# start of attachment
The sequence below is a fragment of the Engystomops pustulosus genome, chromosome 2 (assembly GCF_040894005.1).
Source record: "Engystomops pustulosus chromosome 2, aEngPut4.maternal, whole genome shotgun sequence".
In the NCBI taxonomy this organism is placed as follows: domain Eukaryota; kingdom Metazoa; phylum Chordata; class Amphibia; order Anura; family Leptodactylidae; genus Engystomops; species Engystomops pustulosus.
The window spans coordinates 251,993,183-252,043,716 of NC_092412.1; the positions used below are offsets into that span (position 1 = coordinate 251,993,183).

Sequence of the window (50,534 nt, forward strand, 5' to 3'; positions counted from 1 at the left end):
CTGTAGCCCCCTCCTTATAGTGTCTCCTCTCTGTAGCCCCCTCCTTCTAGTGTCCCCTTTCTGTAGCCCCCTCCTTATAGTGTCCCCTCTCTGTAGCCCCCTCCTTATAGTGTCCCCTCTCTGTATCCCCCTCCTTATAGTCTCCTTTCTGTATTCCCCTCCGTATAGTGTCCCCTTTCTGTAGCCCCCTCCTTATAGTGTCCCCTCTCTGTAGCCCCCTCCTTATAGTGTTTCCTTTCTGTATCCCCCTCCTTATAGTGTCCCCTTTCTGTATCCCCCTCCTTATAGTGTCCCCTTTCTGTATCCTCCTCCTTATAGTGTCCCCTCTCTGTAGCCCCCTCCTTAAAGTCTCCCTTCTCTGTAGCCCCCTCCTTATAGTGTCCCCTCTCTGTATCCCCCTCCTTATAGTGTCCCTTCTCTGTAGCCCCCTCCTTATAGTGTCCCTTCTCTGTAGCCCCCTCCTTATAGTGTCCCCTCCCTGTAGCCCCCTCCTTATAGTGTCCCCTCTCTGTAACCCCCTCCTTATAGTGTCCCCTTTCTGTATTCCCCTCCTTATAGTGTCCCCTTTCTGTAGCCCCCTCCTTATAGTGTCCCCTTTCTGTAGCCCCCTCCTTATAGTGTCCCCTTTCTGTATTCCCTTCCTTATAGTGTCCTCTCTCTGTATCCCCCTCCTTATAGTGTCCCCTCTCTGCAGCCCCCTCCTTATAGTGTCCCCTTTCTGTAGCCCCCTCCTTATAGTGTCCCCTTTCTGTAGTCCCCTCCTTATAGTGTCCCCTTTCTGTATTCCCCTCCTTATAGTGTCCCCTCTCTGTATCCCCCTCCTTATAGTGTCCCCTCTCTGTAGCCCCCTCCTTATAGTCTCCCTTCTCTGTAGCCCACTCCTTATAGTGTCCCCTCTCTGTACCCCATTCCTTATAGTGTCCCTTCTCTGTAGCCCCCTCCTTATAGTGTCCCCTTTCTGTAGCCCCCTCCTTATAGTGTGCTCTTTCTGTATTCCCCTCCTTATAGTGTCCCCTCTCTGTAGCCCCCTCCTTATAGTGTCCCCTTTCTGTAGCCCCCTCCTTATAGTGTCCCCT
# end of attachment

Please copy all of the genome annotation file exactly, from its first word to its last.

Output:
The sequence below is a fragment of the Engystomops pustulosus genome, chromosome 2 (assembly GCF_040894005.1).
Source record: "Engystomops pustulosus chromosome 2, aEngPut4.maternal, whole genome shotgun sequence".
In the NCBI taxonomy this organism is placed as follows: domain Eukaryota; kingdom Metazoa; phylum Chordata; class Amphibia; order Anura; family Leptodactylidae; genus Engystomops; species Engystomops pustulosus.
The window spans coordinates 251,993,183-252,043,716 of NC_092412.1; the positions used below are offsets into that span (position 1 = coordinate 251,993,183).

Sequence of the window (50,534 nt, forward strand, 5' to 3'; positions counted from 1 at the left end):
CTGTAGCCCCCTCCTTATAGTGTCTCCTCTCTGTAGCCCCCTCCTTCTAGTGTCCCCTTTCTGTAGCCCCCTCCTTATAGTGTCCCCTCTCTGTAGCCCCCTCCTTATAGTGTCCCCTCTCTGTATCCCCCTCCTTATAGTCTCCTTTCTGTATTCCCCTCCGTATAGTGTCCCCTTTCTGTAGCCCCCTCCTTATAGTGTCCCCTCTCTGTAGCCCCCTCCTTATAGTGTTTCCTTTCTGTATCCCCCTCCTTATAGTGTCCCCTTTCTGTATCCCCCTCCTTATAGTGTCCCCTTTCTGTATCCTCCTCCTTATAGTGTCCCCTCTCTGTAGCCCCCTCCTTAAAGTCTCCCTTCTCTGTAGCCCCCTCCTTATAGTGTCCCCTCTCTGTATCCCCCTCCTTATAGTGTCCCTTCTCTGTAGCCCCCTCCTTATAGTGTCCCTTCTCTGTAGCCCCCTCCTTATAGTGTCCCCTCCCTGTAGCCCCCTCCTTATAGTGTCCCCTCTCTGTAACCCCCTCCTTATAGTGTCCCCTTTCTGTATTCCCCTCCTTATAGTGTCCCCTTTCTGTAGCCCCCTCCTTATAGTGTCCCCTTTCTGTAGCCCCCTCCTTATAGTGTCCCCTTTCTGTATTCCCTTCCTTATAGTGTCCTCTCTCTGTATCCCCCTCCTTATAGTGTCCCCTCTCTGCAGCCCCCTCCTTATAGTGTCCCCTTTCTGTAGCCCCCTCCTTATAGTGTCCCCTTTCTGTAGTCCCCTCCTTATAGTGTCCCCTTTCTGTATTCCCCTCCTTATAGTGTCCCCTCTCTGTATCCCCCTCCTTATAGTGTCCCCTCTCTGTAGCCCCCTCCTTATAGTCTCCCTTCTCTGTAGCCCACTCCTTATAGTGTCCCCTCTCTGTACCCCATTCCTTATAGTGTCCCTTCTCTGTAGCCCCCTCCTTATAGTGTCCCCTTTCTGTAGCCCCCTCCTTATAGTGTGCTCTTTCTGTATTCCCCTCCTTATAGTGTCCCCTCTCTGTAGCCCCCTCCTTATAGTGTCCCCTTTCTGTAGCCCCCTCCTTATAGTGTCCCCT